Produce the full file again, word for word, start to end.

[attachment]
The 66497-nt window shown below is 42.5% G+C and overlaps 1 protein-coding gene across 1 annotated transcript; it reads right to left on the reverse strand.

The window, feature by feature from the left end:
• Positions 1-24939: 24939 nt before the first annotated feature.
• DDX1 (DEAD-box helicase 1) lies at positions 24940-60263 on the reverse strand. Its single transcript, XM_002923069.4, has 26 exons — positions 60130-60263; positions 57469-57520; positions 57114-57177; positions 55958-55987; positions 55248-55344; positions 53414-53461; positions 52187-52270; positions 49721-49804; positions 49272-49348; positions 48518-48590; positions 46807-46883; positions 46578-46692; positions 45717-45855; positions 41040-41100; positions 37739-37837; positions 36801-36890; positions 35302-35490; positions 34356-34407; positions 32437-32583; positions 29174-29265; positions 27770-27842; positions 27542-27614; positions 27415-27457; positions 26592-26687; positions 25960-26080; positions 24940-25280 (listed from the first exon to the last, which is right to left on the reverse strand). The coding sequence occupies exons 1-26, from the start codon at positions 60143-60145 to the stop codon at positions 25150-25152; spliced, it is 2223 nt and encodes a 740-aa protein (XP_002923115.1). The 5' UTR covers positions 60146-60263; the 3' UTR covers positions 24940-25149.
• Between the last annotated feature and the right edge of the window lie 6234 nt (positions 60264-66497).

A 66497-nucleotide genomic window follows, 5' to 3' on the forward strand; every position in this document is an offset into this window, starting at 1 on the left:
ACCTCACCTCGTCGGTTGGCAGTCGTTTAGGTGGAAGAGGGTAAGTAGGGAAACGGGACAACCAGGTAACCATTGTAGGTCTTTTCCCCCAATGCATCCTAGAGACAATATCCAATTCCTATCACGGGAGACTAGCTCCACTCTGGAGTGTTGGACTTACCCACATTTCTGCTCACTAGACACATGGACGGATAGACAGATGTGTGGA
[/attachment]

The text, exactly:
The 66497-nt window shown below is 42.5% G+C and overlaps 1 protein-coding gene across 1 annotated transcript; it reads right to left on the reverse strand.

The window, feature by feature from the left end:
• Positions 1-24939: 24939 nt before the first annotated feature.
• DDX1 (DEAD-box helicase 1) lies at positions 24940-60263 on the reverse strand. Its single transcript, XM_002923069.4, has 26 exons — positions 60130-60263; positions 57469-57520; positions 57114-57177; positions 55958-55987; positions 55248-55344; positions 53414-53461; positions 52187-52270; positions 49721-49804; positions 49272-49348; positions 48518-48590; positions 46807-46883; positions 46578-46692; positions 45717-45855; positions 41040-41100; positions 37739-37837; positions 36801-36890; positions 35302-35490; positions 34356-34407; positions 32437-32583; positions 29174-29265; positions 27770-27842; positions 27542-27614; positions 27415-27457; positions 26592-26687; positions 25960-26080; positions 24940-25280 (listed from the first exon to the last, which is right to left on the reverse strand). The coding sequence occupies exons 1-26, from the start codon at positions 60143-60145 to the stop codon at positions 25150-25152; spliced, it is 2223 nt and encodes a 740-aa protein (XP_002923115.1). The 5' UTR covers positions 60146-60263; the 3' UTR covers positions 24940-25149.
• Between the last annotated feature and the right edge of the window lie 6234 nt (positions 60264-66497).

A 66497-nucleotide genomic window follows, 5' to 3' on the forward strand; every position in this document is an offset into this window, starting at 1 on the left:
ACCTCACCTCGTCGGTTGGCAGTCGTTTAGGTGGAAGAGGGTAAGTAGGGAAACGGGACAACCAGGTAACCATTGTAGGTCTTTTCCCCCAATGCATCCTAGAGACAATATCCAATTCCTATCACGGGAGACTAGCTCCACTCTGGAGTGTTGGACTTACCCACATTTCTGCTCACTAGACACATGGACGGATAGACAGATGTGTGGA